One of the Hubble telescope’s best discoveries was the planetary nebula. These nebulae form as a result of a dying star no longer being able to hold its contents. While a young star can hold together due to fusion reactions in its center.
The gravity placed upon the materials on the outer part of a star will eventually take their toll on the structure of that star. Thereby forcing the inner materials to heat up and condense. The hot temperatures at the central point of the star will cause fast stellar winds to push the outer materials away. This will occur over the course of a few thousand light years.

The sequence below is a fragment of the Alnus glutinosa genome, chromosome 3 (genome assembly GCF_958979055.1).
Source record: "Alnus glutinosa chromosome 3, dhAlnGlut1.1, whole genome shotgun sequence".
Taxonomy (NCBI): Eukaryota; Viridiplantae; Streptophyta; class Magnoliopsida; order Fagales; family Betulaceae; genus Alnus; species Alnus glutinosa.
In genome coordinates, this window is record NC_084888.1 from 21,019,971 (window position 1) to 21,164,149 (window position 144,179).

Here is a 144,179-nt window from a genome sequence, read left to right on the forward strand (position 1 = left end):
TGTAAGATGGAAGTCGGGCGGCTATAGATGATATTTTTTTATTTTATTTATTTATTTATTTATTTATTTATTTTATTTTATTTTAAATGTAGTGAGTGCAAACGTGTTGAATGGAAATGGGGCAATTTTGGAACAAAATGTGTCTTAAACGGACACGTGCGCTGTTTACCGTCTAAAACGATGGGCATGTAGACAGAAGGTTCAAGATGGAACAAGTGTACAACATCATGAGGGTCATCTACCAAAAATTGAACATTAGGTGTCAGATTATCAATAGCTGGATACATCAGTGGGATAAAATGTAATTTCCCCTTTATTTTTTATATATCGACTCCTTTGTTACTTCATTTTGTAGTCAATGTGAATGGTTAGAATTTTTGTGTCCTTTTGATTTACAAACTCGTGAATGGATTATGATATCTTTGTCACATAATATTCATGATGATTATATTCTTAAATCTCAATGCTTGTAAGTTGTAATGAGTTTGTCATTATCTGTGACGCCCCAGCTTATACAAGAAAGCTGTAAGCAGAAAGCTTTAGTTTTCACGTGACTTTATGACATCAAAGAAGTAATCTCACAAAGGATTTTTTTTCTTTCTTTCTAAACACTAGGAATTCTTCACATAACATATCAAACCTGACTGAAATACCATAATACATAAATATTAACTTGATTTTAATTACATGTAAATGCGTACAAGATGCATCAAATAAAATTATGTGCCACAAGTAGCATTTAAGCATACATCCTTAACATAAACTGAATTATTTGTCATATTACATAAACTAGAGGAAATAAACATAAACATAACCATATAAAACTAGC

The end result is a glowing core with distant gases ignited by its force causing them to take on eerie forms and different colors of iridescence.
A common myth is that planetary nebulae are associated with planets given the name. This is false. Planetary nebulas are directly related to stars. To read more, click here.
Some scientists theorize that a planetary nebula will form once the sun has burned all of its materials out. While others say (based on evidence about globular cluster stars, to view an example of one, such as the m4, click here) a star’s materials would, on average, have to weigh at least 20% more than the sun’s does for a planetary nebula to one day, occur.
Scientists further estimate that there are approximately 10,000 within just our galaxy alone! It’s crazy to imagine how many of these gorgeous space wonders could exist within the whole known universe.